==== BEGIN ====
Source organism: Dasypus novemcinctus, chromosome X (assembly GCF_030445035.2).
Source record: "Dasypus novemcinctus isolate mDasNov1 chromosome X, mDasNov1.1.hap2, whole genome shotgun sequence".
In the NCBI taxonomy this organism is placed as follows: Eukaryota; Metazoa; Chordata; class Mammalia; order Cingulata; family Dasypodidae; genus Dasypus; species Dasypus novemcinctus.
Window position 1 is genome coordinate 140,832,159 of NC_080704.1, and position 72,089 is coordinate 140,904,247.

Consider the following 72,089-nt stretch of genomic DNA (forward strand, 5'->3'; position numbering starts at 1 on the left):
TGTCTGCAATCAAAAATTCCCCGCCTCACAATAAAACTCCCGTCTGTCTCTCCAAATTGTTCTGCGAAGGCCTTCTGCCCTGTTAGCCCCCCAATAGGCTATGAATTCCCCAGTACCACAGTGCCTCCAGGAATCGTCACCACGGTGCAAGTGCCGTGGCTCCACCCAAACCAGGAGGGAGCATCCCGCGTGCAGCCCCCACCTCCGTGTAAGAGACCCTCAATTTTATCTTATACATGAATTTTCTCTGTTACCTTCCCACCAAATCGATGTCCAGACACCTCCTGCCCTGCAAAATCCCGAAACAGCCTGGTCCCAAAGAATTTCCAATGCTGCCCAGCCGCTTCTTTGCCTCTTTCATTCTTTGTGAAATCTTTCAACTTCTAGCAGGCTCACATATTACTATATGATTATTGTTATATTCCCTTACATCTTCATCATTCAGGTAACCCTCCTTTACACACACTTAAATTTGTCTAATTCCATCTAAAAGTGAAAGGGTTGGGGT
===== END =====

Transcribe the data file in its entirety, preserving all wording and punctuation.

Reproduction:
Source organism: Dasypus novemcinctus, chromosome X (assembly GCF_030445035.2).
Source record: "Dasypus novemcinctus isolate mDasNov1 chromosome X, mDasNov1.1.hap2, whole genome shotgun sequence".
In the NCBI taxonomy this organism is placed as follows: Eukaryota; Metazoa; Chordata; class Mammalia; order Cingulata; family Dasypodidae; genus Dasypus; species Dasypus novemcinctus.
Window position 1 is genome coordinate 140,832,159 of NC_080704.1, and position 72,089 is coordinate 140,904,247.

Consider the following 72,089-nt stretch of genomic DNA (forward strand, 5'->3'; position numbering starts at 1 on the left):
TGTCTGCAATCAAAAATTCCCCGCCTCACAATAAAACTCCCGTCTGTCTCTCCAAATTGTTCTGCGAAGGCCTTCTGCCCTGTTAGCCCCCCAATAGGCTATGAATTCCCCAGTACCACAGTGCCTCCAGGAATCGTCACCACGGTGCAAGTGCCGTGGCTCCACCCAAACCAGGAGGGAGCATCCCGCGTGCAGCCCCCACCTCCGTGTAAGAGACCCTCAATTTTATCTTATACATGAATTTTCTCTGTTACCTTCCCACCAAATCGATGTCCAGACACCTCCTGCCCTGCAAAATCCCGAAACAGCCTGGTCCCAAAGAATTTCCAATGCTGCCCAGCCGCTTCTTTGCCTCTTTCATTCTTTGTGAAATCTTTCAACTTCTAGCAGGCTCACATATTACTATATGATTATTGTTATATTCCCTTACATCTTCATCATTCAGGTAACCCTCCTTTACACACACTTAAATTTGTCTAATTCCATCTAAAAGTGAAAGGGTTGGGGT